State-run Janata Bank’s provision shortfall has hit a whopping Tk 8,256 crore, the highest-ever deficit for any bank in the country, putting depositors’ money at risk.
And this happened because of a few big errant clients, including AnonTex and Crescent, who took hundreds of crores of taka as loans from the bank, but did not pay back, said bank sources.
After BASIC Bank, Janata is going to be the second case of how a relatively good bank can turn bad due to poor lending practices, they mentioned.
The state-owned BASIC Bank, which according to the then Finance Minister AMA Muhith was looted, had faced a provision shortfall of Tk 4,063 crore in December 2016. It was the highest provision shortfall at that time, and the bank is yet to recover from the loss.
Banks are run mostly by people’s money, and when a loan is disbursed, a bank has to set aside a certain amount of fund, prescribed by the central bank, from its profits to compensate a probable loss. This is called provisioning, which safeguards the depositors’ money.
According to BB data, Janata last time faced provision shortfall of Tk 82 crore in March 2012. Since then, it was doing well and never failed to keep the required provision till March this year.
Sources in Janata Bank said a surge in nonperforming loans (NPLs) is the main reason behind the sudden rise in the bank’s provision shortfall.
As of March this year, NPLs at Janata stood at Tk 21,410 crore, which was 44 percent of its total outstanding loans, show data. The amount was Tk 5,818 crore only at the end of 2017.
In a letter to the BB on June 19 this year, Janata said if it has to maintain the required provisioning against its nonperforming loans, its net profit and capital adequacy ratio (CAR) will become negative.
“The bank will face an image crisis at home and abroad, posing a potential threat to smooth operation of the bank,” the letter read.
The CAR, a measurement of the ratio of capital to the risk weighted assets, is an indicator of whether a bank has enough capital to absorb a particular level of risk.
On July 14, the central bank responded positively to Janata’s plea for allowing it to maintain the required provisioning in phases.
The BB relaxed the regulatory provision for Janata for four years till 2022. But Janata’s profit trends indicate that it won’t be able to do that, say bank sources.
For example, Janata’s operating profit was Tk 978 crore in 2018, and the bank will have Tk 586 to keep aside for provision after deduction of 40 percent corporate tax.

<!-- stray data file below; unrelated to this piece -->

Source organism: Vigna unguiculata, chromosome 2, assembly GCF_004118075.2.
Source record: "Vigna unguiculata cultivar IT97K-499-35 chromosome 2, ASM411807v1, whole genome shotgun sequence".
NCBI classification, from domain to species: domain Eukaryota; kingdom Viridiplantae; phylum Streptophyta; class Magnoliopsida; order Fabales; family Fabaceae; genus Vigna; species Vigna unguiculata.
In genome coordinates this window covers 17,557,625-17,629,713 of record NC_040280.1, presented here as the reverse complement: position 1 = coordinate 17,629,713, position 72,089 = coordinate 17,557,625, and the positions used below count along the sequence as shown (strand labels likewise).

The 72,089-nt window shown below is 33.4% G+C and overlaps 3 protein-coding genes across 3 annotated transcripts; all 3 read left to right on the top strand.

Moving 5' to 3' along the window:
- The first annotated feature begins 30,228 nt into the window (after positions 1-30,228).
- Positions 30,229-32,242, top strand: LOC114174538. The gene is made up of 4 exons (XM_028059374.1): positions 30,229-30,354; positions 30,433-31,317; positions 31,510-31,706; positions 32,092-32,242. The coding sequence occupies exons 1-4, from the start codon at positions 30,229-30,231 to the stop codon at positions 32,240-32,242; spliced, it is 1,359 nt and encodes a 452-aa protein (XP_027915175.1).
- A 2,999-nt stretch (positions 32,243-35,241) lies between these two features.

If Janata continues to make profits at the same scale and doesn’t have to deal with any fresh defaulted loans, it will take more than 14 years to fulfil the provisioning requirement.
Contacted, Md Abdus Salam Azad, managing director of Janata Bank, said the bank would face net losses if it maintains the required provisioning.
“Almost all state-owned banks have taken the deferral support from the central bank to maintain provisioning in phases. This has been happening for the last five to six years and we are not an exception,” he said.
Experts say the unusually high provision shortfall will affect Janata’s operation and profitability.
Ahsan H Mansur, executive director at the Policy Research Institute of Bangladesh, said hardly any bank in the world can run with such a large amount of shortfall and defaulted loans.
“Large provisioning shortfall means the interests of the depositors are at risk.
“Maintaining the required provision is vital, because in case of an emergency, banks pay back its depositors from the provision,” Mansur pointed out.
HOW JANATA GOT INTO TROUBLE
Between 2010 and 2015, Janata disbursed more than Tk 5,500 crore to little-known AnonTex Group, involved in textile business, in violation of the banking rules. Now almost the entire loan — Tk 5,282 crore — has become bad.
Crescent Group, another entity involved mostly in leather and footwear industry, has defaulted loans of Tk 3,152 crore with Janata.
Janata also gave loans to Ranka Shoel Composite Textile and Ranka Denim generously. The two companies now have Tk 670 crore in defaulted loans.
The borrowers siphoned money from the bank through fake exports and various tricks.
Under a large loan restructuring policy in 2015, some 11 corporate groups restructured loans of Tk 14,400 crore. Of the amount, 35 percent or Tk 5,000 crore were restructured by Janata. Now 90 percent of these loans have become bad, putting the lender in further strain.
The bank made a net profit of Tk 268 crore in 2017. But last year, its net profit came down to Tk 24.89 crore, mainly because of the sudden rise in defaulted loans.
AB Mirza Azizul Islam, a former finance adviser to a caretaker government, said that if the large provision shortfall persists, the lender will face problems in settling export-import related transactions with foreign banks in the days ahead.
“A total failure of corporate governance has created this unpleasant situation for Janata.”
Mansur opposed the idea of giving Janata further support.
“It is time to liquidate the bank [Janata] for the sake of the country’s banking sector,” he remarked.
If the bank is given more time, the situation will further worsen, noted Mansur, also former economist of the International Monetary Fund.
“If the government delays it [liquidation], the volume of bailout funds will increase manifold as the lender’s health is deteriorating fast in the absence of good corporate governance,” he added.